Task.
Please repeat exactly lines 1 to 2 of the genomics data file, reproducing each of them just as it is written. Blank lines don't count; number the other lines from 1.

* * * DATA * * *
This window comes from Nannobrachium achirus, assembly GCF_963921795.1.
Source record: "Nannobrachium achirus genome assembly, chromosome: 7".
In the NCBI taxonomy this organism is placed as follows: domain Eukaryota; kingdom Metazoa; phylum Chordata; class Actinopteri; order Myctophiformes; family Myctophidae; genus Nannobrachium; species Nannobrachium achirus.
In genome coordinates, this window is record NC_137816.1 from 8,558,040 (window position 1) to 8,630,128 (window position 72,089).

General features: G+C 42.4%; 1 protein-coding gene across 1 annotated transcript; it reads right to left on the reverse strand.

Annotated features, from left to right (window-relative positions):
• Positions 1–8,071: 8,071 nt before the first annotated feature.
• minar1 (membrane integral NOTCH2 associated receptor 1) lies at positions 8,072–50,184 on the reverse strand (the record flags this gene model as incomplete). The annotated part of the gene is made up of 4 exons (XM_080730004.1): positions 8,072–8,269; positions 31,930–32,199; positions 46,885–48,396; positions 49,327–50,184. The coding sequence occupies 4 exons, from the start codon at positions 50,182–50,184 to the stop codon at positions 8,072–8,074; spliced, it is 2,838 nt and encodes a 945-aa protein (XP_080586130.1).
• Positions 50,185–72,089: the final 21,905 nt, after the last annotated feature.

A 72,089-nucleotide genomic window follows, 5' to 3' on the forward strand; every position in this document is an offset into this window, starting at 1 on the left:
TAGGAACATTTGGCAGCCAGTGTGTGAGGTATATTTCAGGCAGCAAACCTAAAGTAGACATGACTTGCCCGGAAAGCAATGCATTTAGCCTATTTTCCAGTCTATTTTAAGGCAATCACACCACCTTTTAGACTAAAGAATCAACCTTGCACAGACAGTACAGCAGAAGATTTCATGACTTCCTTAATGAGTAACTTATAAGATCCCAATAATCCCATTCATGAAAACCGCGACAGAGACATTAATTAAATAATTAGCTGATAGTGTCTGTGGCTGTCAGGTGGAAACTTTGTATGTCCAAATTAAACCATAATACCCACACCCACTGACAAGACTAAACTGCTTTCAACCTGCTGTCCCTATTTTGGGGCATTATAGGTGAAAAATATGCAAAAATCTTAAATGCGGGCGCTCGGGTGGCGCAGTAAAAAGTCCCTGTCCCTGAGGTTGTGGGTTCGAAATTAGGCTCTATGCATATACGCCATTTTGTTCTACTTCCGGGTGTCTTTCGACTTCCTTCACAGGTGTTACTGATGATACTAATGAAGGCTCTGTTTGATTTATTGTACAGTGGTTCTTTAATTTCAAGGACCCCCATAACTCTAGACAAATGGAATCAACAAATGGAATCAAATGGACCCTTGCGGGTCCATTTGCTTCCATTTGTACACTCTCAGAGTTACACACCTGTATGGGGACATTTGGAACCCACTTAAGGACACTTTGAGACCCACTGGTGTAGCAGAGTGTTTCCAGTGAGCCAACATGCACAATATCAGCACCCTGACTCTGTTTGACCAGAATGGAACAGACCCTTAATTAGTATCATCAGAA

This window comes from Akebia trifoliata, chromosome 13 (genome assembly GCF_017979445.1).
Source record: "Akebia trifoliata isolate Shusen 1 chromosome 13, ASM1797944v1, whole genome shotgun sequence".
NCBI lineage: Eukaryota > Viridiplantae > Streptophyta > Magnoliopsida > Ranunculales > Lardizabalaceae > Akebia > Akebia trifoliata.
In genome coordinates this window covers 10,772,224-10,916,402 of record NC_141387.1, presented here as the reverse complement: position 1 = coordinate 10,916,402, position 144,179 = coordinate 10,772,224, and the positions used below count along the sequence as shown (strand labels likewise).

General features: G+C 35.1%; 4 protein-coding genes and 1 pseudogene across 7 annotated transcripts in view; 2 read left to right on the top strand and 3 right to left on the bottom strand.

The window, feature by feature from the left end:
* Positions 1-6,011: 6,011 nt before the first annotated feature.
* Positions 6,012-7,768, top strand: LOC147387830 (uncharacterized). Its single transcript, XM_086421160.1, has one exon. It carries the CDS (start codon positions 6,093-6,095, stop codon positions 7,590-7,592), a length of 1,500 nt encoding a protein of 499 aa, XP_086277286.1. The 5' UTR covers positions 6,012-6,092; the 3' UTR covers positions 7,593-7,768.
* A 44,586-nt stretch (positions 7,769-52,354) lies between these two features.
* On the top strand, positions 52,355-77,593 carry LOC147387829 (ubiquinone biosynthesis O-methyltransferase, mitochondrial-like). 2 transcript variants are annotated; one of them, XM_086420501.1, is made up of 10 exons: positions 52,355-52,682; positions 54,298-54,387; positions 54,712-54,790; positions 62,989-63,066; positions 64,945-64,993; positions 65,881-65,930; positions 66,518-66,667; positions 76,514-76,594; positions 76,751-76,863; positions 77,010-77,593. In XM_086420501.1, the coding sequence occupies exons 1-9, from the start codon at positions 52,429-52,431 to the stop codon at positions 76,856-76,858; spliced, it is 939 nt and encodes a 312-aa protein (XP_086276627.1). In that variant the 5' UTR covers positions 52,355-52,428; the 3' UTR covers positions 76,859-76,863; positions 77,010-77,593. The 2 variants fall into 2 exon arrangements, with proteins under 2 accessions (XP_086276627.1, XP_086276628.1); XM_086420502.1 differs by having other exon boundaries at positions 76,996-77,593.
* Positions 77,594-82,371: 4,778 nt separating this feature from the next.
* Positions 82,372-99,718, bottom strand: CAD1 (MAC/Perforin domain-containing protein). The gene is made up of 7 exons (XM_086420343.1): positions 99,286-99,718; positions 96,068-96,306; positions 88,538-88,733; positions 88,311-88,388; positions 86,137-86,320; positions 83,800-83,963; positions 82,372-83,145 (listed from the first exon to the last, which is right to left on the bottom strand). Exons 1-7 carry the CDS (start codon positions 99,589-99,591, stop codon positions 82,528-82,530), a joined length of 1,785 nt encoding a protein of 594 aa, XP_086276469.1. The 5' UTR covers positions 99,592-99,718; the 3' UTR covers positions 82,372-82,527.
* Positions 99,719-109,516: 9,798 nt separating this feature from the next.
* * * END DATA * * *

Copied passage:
This window comes from Nannobrachium achirus, assembly GCF_963921795.1.
Source record: "Nannobrachium achirus genome assembly, chromosome: 7".